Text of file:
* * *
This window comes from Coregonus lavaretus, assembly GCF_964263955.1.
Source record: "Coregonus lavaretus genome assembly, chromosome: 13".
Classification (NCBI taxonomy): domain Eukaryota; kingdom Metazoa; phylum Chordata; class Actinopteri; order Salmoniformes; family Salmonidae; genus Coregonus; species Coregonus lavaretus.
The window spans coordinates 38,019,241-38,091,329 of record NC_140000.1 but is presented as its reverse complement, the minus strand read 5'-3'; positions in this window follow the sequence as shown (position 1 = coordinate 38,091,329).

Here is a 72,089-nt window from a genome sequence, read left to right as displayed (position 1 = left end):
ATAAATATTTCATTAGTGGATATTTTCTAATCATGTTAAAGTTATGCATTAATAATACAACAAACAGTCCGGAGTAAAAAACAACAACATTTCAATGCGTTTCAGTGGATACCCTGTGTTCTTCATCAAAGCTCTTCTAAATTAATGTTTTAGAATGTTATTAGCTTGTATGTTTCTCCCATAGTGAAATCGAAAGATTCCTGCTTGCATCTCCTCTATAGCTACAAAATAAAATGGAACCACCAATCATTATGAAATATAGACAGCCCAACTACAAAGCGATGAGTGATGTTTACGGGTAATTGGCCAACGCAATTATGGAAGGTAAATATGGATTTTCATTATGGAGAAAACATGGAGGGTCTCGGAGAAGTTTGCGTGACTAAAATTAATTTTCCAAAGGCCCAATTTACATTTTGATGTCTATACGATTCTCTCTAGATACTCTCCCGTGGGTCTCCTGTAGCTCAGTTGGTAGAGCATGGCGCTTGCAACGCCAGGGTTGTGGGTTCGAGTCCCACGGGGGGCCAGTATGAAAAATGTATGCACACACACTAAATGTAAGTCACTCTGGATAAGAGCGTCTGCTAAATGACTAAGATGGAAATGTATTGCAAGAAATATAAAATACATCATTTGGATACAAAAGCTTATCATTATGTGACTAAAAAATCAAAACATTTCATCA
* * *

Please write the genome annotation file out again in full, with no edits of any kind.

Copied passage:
This window comes from Coregonus lavaretus, assembly GCF_964263955.1.
Source record: "Coregonus lavaretus genome assembly, chromosome: 13".
Classification (NCBI taxonomy): domain Eukaryota; kingdom Metazoa; phylum Chordata; class Actinopteri; order Salmoniformes; family Salmonidae; genus Coregonus; species Coregonus lavaretus.
The window spans coordinates 38,019,241-38,091,329 of record NC_140000.1 but is presented as its reverse complement, the minus strand read 5'-3'; positions in this window follow the sequence as shown (position 1 = coordinate 38,091,329).

Here is a 72,089-nt window from a genome sequence, read left to right as displayed (position 1 = left end):
ATAAATATTTCATTAGTGGATATTTTCTAATCATGTTAAAGTTATGCATTAATAATACAACAAACAGTCCGGAGTAAAAAACAACAACATTTCAATGCGTTTCAGTGGATACCCTGTGTTCTTCATCAAAGCTCTTCTAAATTAATGTTTTAGAATGTTATTAGCTTGTATGTTTCTCCCATAGTGAAATCGAAAGATTCCTGCTTGCATCTCCTCTATAGCTACAAAATAAAATGGAACCACCAATCATTATGAAATATAGACAGCCCAACTACAAAGCGATGAGTGATGTTTACGGGTAATTGGCCAACGCAATTATGGAAGGTAAATATGGATTTTCATTATGGAGAAAACATGGAGGGTCTCGGAGAAGTTTGCGTGACTAAAATTAATTTTCCAAAGGCCCAATTTACATTTTGATGTCTATACGATTCTCTCTAGATACTCTCCCGTGGGTCTCCTGTAGCTCAGTTGGTAGAGCATGGCGCTTGCAACGCCAGGGTTGTGGGTTCGAGTCCCACGGGGGGCCAGTATGAAAAATGTATGCACACACACTAAATGTAAGTCACTCTGGATAAGAGCGTCTGCTAAATGACTAAGATGGAAATGTATTGCAAGAAATATAAAATACATCATTTGGATACAAAAGCTTATCATTATGTGACTAAAAAATCAAAACATTTCATCA